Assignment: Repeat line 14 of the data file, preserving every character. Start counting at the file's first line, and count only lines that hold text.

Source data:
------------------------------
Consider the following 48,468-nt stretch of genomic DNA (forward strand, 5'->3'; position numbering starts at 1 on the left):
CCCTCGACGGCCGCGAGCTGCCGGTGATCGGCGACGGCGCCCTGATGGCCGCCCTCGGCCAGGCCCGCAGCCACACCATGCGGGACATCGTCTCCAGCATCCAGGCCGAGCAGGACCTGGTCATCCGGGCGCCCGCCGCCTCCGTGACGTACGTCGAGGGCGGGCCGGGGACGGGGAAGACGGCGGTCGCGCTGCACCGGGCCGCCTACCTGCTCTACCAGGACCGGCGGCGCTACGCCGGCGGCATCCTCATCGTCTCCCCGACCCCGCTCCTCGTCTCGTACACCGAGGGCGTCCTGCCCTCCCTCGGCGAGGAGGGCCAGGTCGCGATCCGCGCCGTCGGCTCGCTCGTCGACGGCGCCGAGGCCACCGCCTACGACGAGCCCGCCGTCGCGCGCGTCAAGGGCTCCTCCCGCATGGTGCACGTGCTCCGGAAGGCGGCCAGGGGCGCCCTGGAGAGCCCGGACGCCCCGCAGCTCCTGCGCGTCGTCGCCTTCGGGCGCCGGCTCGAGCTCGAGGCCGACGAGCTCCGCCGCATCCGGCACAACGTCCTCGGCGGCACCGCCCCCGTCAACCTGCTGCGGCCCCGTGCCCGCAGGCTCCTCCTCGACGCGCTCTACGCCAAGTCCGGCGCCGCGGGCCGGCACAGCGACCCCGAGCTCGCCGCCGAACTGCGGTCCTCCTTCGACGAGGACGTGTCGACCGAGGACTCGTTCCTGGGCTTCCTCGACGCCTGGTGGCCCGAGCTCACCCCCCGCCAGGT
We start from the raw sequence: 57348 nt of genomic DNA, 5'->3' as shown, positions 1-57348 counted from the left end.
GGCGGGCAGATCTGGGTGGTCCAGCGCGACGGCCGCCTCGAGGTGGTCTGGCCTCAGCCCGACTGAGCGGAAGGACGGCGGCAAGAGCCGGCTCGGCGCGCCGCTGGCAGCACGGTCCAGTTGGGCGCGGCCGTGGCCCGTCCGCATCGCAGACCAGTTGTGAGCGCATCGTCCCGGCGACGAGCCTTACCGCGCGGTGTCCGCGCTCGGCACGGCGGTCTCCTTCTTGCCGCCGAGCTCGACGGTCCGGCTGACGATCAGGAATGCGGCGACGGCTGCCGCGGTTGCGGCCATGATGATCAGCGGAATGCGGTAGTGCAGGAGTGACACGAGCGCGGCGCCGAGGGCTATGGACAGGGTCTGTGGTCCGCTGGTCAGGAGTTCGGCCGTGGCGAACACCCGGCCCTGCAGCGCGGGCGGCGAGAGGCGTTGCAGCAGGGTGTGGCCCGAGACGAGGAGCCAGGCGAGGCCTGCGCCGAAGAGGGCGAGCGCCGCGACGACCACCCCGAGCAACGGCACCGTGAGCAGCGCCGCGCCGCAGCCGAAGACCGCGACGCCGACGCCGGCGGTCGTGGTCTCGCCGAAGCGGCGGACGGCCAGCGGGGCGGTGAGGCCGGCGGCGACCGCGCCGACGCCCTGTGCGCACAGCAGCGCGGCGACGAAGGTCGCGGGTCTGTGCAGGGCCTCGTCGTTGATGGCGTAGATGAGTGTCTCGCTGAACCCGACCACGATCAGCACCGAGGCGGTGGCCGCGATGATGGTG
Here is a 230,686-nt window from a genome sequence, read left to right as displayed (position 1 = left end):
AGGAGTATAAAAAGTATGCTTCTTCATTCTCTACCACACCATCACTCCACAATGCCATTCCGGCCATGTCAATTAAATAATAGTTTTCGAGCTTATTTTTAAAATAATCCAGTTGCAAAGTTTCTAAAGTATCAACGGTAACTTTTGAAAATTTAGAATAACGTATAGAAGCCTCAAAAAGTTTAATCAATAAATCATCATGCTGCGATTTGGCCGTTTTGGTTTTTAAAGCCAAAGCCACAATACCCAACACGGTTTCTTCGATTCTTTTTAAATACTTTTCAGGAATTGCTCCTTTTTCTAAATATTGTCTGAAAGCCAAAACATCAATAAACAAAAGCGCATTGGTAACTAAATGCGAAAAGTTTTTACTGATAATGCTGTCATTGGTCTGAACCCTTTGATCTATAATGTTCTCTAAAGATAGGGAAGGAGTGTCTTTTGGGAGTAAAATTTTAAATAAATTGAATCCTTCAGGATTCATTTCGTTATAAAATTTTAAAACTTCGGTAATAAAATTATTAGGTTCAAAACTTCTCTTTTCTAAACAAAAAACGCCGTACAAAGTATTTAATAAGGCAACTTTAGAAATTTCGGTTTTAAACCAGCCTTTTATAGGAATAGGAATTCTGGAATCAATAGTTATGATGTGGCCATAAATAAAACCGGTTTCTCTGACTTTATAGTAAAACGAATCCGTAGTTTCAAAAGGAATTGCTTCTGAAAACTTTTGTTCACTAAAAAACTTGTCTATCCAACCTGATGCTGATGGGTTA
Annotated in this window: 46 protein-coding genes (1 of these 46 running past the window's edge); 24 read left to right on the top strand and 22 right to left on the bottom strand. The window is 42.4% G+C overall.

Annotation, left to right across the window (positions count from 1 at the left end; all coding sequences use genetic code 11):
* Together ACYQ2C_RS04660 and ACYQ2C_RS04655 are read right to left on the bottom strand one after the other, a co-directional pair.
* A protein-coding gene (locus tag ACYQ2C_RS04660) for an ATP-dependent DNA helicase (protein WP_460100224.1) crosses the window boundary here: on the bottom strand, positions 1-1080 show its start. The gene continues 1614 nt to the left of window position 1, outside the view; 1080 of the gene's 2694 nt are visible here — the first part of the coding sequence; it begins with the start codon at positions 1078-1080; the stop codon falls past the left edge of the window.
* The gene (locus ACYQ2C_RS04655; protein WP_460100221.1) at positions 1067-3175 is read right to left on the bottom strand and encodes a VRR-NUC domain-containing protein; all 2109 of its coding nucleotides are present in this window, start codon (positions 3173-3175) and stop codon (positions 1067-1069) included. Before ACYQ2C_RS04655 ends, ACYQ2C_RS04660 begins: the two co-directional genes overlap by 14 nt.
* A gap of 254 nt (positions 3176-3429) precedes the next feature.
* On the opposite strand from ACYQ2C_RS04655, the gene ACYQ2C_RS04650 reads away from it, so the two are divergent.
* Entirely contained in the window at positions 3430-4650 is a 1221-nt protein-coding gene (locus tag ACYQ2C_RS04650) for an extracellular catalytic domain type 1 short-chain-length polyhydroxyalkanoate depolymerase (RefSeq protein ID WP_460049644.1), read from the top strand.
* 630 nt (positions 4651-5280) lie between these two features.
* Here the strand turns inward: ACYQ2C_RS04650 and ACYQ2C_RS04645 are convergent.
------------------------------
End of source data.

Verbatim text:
* Entirely contained in the window at positions 3430-4650 is a 1221-nt protein-coding gene (locus tag ACYQ2C_RS04650) for an extracellular catalytic domain type 1 short-chain-length polyhydroxyalkanoate depolymerase (RefSeq protein ID WP_460049644.1), read from the top strand.